Newspaper killings an attack on all Americansadmin
The killing of five staffers at an Annapolis, Md., newspaper is an attack on all of us.
By us, we mean not just journalists — but all Americans. For the foundation of our country depends on a free press able to probe and report without fear of retribution.
In totalitarian countries, reporters are killed or simply disappear, never to be heard from again. But not here. That’s not supposed to happen in the United States. That’s what makes us different.
Similar words came directly from the Twitter account of the president’s press secretary on Thursday.
“Strongly condemn the evil act of senseless violence in Annapolis, MD,” wrote Sarah Huckabee Sanders. “A violent attack on innocent journalists doing their job is an attack on every American. Our prayers are with the victims and their friends and families.”
We couldn’t agree more. It’s time for Sanders’ boss to walk her talk, to embrace the First Amendment.
An editorial writer, an editor, two reporters and a sales assistant at the Capital Gazette were gunned down. Jarrod Ramos, who had a grudge against the newspaper for its past coverage of him, faces five counts of murder.
There’s no evidence he was motivated by Trump’s attacks on the news media. But the environment the president has created makes us targets.
What may be the first mass shooting of journalists in the United States occurred midday Thursday. It took Trump a full day to acknowledge that journalists were involved.
“This attack shocked the conscience of the nation and filled our hearts with grief,” he finally said. “Journalists, like all Americans, should be free from the fear of being violently attacked while doing their jobs.”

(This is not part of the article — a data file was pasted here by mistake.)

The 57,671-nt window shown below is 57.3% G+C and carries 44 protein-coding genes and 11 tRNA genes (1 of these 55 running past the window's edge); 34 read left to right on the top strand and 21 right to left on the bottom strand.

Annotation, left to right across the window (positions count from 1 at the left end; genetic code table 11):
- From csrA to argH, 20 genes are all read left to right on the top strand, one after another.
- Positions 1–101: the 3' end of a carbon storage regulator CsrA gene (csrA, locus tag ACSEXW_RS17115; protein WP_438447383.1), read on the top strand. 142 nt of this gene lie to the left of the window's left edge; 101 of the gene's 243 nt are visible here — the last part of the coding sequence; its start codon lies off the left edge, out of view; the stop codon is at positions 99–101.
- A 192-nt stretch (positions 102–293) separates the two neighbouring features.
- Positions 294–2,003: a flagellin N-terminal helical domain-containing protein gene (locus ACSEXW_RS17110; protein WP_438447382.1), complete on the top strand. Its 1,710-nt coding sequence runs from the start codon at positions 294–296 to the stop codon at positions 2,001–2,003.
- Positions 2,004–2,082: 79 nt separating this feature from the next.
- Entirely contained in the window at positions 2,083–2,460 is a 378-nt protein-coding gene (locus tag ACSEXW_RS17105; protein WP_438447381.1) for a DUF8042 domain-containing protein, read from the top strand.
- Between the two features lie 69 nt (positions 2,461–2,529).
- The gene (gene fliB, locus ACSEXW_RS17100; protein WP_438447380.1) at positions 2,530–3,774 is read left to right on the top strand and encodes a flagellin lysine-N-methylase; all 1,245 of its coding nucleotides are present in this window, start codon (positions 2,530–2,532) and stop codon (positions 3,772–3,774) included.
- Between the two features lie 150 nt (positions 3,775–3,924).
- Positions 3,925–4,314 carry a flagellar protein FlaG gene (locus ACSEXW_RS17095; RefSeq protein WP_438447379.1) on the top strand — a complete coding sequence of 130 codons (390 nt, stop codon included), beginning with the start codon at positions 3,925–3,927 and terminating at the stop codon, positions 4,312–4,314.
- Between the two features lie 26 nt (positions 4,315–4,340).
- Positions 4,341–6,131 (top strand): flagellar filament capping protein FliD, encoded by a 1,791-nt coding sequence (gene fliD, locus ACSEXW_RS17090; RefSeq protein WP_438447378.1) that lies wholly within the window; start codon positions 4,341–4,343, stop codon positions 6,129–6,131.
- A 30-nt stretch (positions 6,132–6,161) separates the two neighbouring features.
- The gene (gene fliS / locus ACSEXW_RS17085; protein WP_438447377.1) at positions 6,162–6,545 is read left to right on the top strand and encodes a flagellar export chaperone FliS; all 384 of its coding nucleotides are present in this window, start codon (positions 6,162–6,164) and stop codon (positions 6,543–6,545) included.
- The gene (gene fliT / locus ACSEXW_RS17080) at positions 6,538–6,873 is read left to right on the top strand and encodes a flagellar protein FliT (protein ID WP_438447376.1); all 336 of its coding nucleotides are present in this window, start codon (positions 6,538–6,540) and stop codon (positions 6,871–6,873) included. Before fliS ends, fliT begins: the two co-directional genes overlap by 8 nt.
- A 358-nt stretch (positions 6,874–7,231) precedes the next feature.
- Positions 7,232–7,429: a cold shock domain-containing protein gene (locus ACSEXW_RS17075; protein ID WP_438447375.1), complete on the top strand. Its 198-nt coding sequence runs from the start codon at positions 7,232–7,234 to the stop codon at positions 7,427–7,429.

It’s true. All Americans should be free from such fear. But Trump doesn’t seem to appreciate the special danger posed when journalists are threatened. For it’s not just about the taking of a life, it’s about threatening the free press that’s a cornerstone of our democracy.
Unfortunately, to Trump, we’re an imposition, obstacle and enemy — or as he put it, an “enemy of the people.” He calls us out at rallies, like some circus act for his supporters to attack. And in some cases they do.
Yes, journalists do make mistakes. We’re human like everyone else. But we in the mainstream media are not purveyors of “fake news.” To us, facts matter, deeply.
Yet Trump has called journalists “scum,” “horrible people” and “absolutely dishonest.” “I would never kill them, but I do hate them,” he told a rally in 2015. “And some of them are such lying, disgusting people.”
Trump made the comment when addressing controversy about Vladimir Putin’s praise for his candidacy, and allegations about the Russian president’s use of killings to intimidate journalists.
“They said he’s killed reporters,” Trump said. “And I don’t like that. I’m totally against that.” But three years later, our president still demonizes reporters.
It’s time for it to end. By respecting the media he could show his respect for our democracy. As he prepares to meet Putin on July 16 in Helsinki, Finland, Trump has an opportunity to highlight for the world a key difference between the two nations.
And he could honor the memory of those who died in Maryland trying to do their small part to uphold the tradition of a free press.